Veterans

May 25, 2018
 

Explaining TRICARE annual cost increases

tricare
Population growth, aging, and price increases for medical goods and services drive many health care costs in the U.S.

In any given year, these price increases are related to rising drug costs, using new medical technology, increasing provider rates or other factors.

In response, the Centers for Medicare & Medicaid Services, which tracks health care costs for the federal government, estimates spending on health care is expected to grow 5.5 percent each year through 2026.

TRICARE is not immune to these drivers. On Jan. 1, 2018, the Defense Health Agency adjusted TRICARE costs. The National Defense Authorization Act of 2017 set some of these rates. Others were based on unique factors, like the annual cost of living adjustment or average costs of covered health care services.

TRICARE cost changes vary and may change annually. Near the end of 2017, with the help of several military and veteran service organizations, DHA was able to recalculate and correct costs before Jan. 1, lowering 2018 patient costs for several types of care by $3 to $8. Other costs increased, like the retiree specialty mental health outpatient copayment, which changed from $12 to $30.

As always, TRICARE costs depend on your plan and who you are (for example, whether you are an active duty family member or retiree). To make managing your health costs more predictable and transparent, DHA introduced more copayments under the new TRICARE Select program when using a TRICARE network provider. Copayments are fixed-fees; they let you know the out-of-pocket cost of a covered service before receiving a bill.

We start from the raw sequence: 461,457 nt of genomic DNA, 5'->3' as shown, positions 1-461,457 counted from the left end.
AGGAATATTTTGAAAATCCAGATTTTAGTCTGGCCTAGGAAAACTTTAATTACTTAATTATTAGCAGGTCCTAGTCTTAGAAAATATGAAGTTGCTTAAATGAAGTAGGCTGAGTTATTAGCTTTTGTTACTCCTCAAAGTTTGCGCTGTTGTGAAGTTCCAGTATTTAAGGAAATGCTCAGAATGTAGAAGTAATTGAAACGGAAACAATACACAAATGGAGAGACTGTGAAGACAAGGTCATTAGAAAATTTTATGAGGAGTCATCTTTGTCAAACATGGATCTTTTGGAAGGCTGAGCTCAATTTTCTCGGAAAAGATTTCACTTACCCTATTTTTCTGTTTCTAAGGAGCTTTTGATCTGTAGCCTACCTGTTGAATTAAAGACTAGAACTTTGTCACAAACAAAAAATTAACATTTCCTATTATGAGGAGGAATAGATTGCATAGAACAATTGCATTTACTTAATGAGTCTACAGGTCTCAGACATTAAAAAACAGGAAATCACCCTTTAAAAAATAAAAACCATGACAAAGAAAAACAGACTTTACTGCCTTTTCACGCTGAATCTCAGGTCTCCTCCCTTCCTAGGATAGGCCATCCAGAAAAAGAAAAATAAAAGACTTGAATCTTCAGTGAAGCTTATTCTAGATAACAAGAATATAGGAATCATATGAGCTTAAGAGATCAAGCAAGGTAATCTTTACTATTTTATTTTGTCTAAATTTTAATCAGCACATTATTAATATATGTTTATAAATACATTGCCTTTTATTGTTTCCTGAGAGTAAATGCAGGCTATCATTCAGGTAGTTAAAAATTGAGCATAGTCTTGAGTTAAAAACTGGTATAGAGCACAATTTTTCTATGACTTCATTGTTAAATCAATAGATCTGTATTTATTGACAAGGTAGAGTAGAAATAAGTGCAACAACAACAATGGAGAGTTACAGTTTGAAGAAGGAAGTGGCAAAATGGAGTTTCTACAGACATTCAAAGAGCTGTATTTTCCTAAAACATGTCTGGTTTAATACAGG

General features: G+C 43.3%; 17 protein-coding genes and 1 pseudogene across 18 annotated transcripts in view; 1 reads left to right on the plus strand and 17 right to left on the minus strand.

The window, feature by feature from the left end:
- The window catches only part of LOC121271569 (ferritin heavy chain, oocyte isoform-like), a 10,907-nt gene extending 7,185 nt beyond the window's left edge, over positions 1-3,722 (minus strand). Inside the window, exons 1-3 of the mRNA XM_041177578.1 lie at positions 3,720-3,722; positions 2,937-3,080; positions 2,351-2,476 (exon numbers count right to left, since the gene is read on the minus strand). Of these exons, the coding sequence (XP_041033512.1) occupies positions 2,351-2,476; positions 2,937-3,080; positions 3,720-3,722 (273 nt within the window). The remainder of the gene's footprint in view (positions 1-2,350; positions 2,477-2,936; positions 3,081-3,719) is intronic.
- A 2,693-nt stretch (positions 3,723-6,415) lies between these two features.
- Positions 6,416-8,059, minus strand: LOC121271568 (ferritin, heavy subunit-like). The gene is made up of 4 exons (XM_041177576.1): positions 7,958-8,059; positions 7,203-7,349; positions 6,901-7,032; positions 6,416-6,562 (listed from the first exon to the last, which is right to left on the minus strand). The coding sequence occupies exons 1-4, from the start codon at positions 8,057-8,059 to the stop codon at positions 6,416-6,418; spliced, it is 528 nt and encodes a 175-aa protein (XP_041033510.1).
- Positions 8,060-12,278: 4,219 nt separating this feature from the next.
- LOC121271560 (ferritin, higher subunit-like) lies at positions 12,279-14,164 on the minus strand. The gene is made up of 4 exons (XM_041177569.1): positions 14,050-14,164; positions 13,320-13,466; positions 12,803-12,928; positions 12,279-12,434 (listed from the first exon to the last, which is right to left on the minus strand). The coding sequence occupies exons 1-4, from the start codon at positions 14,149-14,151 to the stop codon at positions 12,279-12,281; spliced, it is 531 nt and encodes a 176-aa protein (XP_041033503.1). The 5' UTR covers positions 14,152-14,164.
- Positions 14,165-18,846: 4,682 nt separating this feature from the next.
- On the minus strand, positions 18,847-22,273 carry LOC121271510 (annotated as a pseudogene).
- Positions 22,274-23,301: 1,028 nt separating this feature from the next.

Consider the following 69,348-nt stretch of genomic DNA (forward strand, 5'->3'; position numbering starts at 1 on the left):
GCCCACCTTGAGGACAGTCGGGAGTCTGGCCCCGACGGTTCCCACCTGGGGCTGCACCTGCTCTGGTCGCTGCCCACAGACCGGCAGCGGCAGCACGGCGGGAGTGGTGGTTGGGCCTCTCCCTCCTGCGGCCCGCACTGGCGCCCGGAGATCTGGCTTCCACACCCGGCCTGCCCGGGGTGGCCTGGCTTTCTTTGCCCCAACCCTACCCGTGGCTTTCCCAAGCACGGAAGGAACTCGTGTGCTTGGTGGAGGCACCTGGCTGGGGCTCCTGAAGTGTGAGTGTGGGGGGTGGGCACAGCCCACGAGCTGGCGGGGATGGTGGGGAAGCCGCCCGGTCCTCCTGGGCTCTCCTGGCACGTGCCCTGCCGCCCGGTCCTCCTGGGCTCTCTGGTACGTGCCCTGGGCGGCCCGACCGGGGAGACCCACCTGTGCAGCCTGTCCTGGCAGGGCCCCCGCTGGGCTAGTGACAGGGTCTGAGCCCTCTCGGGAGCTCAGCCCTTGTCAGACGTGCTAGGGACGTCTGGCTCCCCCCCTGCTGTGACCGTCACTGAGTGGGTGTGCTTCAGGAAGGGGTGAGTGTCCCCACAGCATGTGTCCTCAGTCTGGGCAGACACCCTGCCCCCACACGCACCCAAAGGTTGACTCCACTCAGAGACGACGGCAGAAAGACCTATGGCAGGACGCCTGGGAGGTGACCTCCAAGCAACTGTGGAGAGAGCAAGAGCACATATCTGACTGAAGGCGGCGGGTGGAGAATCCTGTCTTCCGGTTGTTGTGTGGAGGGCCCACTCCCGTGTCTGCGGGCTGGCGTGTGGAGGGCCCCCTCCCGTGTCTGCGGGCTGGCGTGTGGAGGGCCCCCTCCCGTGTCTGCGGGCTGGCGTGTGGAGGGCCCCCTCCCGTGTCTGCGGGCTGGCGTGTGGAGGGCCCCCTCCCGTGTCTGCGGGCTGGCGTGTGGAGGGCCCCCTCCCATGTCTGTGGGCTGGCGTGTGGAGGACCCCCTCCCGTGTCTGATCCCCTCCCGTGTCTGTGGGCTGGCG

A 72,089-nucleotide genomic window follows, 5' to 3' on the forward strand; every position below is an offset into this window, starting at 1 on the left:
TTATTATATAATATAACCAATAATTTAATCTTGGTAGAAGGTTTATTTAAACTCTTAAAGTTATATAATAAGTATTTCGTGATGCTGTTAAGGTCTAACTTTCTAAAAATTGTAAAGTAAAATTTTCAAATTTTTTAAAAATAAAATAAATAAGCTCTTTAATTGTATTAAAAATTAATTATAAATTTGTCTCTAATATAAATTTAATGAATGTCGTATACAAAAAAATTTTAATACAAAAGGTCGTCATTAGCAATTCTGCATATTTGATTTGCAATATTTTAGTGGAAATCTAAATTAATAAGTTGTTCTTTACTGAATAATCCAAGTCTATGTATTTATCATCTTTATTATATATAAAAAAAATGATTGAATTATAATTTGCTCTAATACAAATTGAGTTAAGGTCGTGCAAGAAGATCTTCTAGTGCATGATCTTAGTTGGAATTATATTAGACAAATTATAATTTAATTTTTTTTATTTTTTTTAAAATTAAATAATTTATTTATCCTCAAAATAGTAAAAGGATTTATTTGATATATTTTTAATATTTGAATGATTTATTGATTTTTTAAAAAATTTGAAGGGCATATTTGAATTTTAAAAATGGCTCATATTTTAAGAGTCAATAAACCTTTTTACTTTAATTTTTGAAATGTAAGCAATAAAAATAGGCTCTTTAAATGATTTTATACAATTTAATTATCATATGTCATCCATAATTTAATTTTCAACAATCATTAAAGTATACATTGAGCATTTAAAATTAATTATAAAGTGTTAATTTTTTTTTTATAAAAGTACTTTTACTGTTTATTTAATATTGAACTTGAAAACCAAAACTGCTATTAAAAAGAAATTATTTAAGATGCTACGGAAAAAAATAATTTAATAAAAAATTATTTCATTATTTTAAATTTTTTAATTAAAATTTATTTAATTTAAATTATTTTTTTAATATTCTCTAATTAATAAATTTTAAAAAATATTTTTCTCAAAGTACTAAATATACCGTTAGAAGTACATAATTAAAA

Visit the TRICARE website to view health plan costs and to download a detailed Costs and Fees Sheet. This is your benefit—take command of your health care by learning about the costs associated with your plan.




All of this week's top headlines to your email every Friday.


 
 

 

Headlines – November 19, 2018

News Here’s what Pentagon’s first-ever audit found – The Pentagon’s first-ever audit discovered major flaws in how it handles IT processes and challenges with its internal tracking databases, but did not discover any major cases of fraud or abuse.     Business Australia makes its pick for drone fleet – Australian Defence Minister Christopher Pyne...
 
 

News Briefs – November 19, 2018

U.S. military chief says tech giants should work with Pentagon The top U.S. military officer says it’s problematic that American tech companies don’t want to work with the Pentagon but are willing to engage with the Chinese market. U.S. Chairman of the Joint Chiefs of Staff Joseph Dunford told the Halifax International Security Forum Nov....
 
 
virgin-galactic9

Virgin Orbit completes successful captive-carry flight test with ‘flying launchpad’

VICTORVILLE, Calif.— On Nov. 18, a new sight appeared in the baby-blue skies over Southern California: A specially modified 747-400 carrying a 70-foot-long rocket under its wing soared through the air as part of a successful ...